This is part of the reason why Jesus’ story warns us against the rooting out of weeds before the harvest, or the rooting out of people before the judgment. Of the many voices that speak within us we do not know which voice will win. We do not know what we will become. This is just the truth. And this is also true of those whom we think of as our enemies, or as the enemies of God.

We are not ripe. We have not completely become our true selves. The people who seem to be different from us, who even seem to be opposite from us, have also not ripened. They have not arrived at their final destination in their hearts and minds. They are not yet completely wheat or weeds.

The servants in the story want to know what to do about the good and the not good being all mixed up together. Should they separate them now?
The master says to wait. Wait till harvest. The master and his harvesters will take charge of sorting out the wheat from the weeds. This teaches us to have faith in the form of patience.

Waiting is sometimes the necessary element of faith. We think our anxiety is faith. Our anxiety and fear sound like the voice of God telling us to do the work of separation and sorting out the wheat and the weeds before it’s time.

Barging in might look bold; but it may not be the ultimate form of faith. And sometimes our drivenness to “do something” is the tempting work of the devil. The need to do something bypasses faith and destroys precious wheat. The need to do something proves to be an action taken without love, and without God.

This applies to our life in the world, but it also applies to the church. During the Protestant Reformation Martin Luther saw it this way. He said “The church cannot be without evil people. Those who don’t want to tolerate any weeds end up with no wheat either.” (WA 38, 560, 33 [1538]) John Calvin said: “Pastors ought to labor strenuously to purify the Church; and all the godly, so far as their respective callings enable them, ought to lend assistance in this matter; but when all shall have devoted their united exertions to the general advantage, they will not succeed in such a manner as to purify the Church entirely from every defilement.” (“Harmony of the Gospels” Matthew 13:39)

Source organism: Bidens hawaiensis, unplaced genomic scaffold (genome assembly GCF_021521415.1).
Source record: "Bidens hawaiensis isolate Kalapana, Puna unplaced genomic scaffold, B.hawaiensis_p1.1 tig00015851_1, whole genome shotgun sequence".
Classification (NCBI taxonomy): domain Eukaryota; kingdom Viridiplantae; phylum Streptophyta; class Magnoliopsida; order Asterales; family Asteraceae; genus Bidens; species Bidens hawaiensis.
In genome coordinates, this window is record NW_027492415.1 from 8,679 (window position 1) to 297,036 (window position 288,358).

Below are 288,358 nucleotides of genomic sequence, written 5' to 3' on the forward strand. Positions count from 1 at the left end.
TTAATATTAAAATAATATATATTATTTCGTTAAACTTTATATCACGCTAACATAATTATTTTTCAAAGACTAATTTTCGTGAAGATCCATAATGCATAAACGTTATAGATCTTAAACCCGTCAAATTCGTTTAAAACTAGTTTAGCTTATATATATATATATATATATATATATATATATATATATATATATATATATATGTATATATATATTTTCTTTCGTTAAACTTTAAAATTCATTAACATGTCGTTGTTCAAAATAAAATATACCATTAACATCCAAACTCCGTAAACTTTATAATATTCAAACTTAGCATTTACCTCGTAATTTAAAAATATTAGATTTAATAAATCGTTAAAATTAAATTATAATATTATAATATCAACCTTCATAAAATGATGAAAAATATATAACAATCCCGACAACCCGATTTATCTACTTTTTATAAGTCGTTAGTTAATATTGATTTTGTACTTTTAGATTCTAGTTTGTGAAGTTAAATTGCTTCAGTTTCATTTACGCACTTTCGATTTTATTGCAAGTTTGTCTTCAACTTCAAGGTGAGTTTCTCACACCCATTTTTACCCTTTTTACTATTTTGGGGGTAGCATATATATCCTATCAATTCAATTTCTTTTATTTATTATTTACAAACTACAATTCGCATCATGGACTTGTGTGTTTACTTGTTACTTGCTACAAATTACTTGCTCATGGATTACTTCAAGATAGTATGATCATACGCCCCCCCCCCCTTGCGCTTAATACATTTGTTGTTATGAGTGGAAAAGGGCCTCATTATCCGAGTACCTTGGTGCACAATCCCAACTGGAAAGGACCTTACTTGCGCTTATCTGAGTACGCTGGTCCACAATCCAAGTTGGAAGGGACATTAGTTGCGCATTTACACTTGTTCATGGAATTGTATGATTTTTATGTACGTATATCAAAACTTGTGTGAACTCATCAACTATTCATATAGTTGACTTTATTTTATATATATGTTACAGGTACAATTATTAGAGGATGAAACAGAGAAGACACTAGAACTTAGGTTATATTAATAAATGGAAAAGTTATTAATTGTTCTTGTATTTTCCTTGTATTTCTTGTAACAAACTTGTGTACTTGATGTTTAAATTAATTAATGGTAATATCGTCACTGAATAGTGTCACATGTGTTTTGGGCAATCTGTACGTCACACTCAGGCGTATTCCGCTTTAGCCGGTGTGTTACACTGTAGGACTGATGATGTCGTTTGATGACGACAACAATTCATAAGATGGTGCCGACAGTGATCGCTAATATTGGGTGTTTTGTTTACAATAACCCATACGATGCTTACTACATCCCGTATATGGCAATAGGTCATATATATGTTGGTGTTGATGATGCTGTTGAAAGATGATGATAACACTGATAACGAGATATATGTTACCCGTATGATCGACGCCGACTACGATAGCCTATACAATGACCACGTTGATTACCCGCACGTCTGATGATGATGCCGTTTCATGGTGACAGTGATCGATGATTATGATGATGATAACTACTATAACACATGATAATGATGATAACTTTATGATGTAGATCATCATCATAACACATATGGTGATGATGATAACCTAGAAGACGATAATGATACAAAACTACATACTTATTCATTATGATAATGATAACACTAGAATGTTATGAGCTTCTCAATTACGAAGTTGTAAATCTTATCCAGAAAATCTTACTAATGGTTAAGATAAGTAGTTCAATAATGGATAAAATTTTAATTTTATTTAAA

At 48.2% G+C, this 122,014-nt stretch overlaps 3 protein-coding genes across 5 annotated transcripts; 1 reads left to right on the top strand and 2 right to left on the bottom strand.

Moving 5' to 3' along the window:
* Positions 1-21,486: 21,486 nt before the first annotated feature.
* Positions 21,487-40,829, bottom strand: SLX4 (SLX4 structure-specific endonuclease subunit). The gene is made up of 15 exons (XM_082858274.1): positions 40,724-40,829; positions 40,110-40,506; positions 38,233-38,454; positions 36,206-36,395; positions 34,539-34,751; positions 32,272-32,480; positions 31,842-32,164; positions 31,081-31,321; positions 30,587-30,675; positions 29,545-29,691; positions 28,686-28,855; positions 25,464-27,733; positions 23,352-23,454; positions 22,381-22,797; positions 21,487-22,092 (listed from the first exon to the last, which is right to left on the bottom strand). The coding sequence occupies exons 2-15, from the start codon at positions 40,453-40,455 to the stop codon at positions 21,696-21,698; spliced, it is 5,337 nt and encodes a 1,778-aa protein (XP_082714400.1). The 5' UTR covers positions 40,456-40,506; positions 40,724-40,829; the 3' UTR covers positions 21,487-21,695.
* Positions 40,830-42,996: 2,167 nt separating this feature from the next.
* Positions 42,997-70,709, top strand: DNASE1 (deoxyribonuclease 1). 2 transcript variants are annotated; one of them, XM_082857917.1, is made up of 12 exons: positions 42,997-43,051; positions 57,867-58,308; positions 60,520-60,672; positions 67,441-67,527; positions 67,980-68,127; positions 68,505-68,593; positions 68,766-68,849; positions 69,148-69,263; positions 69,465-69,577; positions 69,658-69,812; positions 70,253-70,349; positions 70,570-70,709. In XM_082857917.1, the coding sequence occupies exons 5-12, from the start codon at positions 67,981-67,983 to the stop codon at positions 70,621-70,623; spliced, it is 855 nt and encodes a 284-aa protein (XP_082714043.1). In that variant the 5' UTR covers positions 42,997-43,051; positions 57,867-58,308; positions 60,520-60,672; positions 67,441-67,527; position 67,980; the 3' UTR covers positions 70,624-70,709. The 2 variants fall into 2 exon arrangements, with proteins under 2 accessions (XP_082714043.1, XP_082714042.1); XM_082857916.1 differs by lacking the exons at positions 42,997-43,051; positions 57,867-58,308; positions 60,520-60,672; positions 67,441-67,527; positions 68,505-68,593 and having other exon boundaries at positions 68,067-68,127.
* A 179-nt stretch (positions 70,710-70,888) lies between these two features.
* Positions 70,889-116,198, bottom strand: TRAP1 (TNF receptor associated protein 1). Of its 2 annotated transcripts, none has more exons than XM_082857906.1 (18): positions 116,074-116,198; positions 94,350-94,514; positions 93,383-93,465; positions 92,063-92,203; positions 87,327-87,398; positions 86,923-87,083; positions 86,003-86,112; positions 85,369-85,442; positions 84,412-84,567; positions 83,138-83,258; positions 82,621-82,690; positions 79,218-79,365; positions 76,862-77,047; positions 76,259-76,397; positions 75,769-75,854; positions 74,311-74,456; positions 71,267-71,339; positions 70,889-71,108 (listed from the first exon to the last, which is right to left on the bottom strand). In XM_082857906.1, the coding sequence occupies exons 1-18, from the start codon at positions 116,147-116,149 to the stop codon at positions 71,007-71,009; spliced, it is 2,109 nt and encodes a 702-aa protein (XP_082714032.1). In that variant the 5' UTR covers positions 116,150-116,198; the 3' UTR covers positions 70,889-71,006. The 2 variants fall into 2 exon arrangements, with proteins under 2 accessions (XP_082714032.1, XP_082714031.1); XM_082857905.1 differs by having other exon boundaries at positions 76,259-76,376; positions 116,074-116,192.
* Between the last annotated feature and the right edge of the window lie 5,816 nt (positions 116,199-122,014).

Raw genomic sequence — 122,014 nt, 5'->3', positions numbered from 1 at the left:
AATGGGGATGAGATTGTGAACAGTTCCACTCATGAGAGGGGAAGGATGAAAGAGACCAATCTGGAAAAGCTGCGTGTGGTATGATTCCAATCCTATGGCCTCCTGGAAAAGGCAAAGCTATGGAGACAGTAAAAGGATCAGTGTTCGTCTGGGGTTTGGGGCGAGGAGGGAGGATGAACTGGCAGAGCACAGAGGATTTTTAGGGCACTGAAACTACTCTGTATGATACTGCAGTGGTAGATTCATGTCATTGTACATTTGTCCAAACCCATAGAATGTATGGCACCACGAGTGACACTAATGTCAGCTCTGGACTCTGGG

There is another problem involved in judging between the wheat and the weeds. One of my favorite Christian authors is Thomas Merton (who was a Trappist monk), and he wrote this: “Do not be too quick to assume that your enemy is an enemy of God just because he is your enemy. Perhaps he is your enemy precisely because he can find nothing in you that gives glory to God. Perhaps he fears you because he can find nothing in you of God’s love and God’s kindness and God’s patience and mercy and understanding of the weaknesses of men.” (“New Seeds of Contemplation” p 177)

Jesus did not tell us to just let things go, but he warned us to have our faith disciplined by patience and humility. Ultimately it is not the wheat that judges the weeds. The Lord of the harvest judges both.

The one who tells us to be patient and not do the uprooting ourselves is the king who died on the cross for our forgiveness. It is no exaggeration to say that, without that power of God’s love on the cross, we would all be weeds.

It is the love of Christ that makes the difference in us. The love of Jesus makes all the difference in the world between bearing a harvest and simply going to seed.

When weeds have been changed by grace to wheat they are very careful about the other plants that look like weeds, but have not yet borne their harvest. In the patience of faith those who hope to be wheat may even love those weeds with such passion that they will change before their eyes, and they will all shine together like the sun in the kingdom of their Father.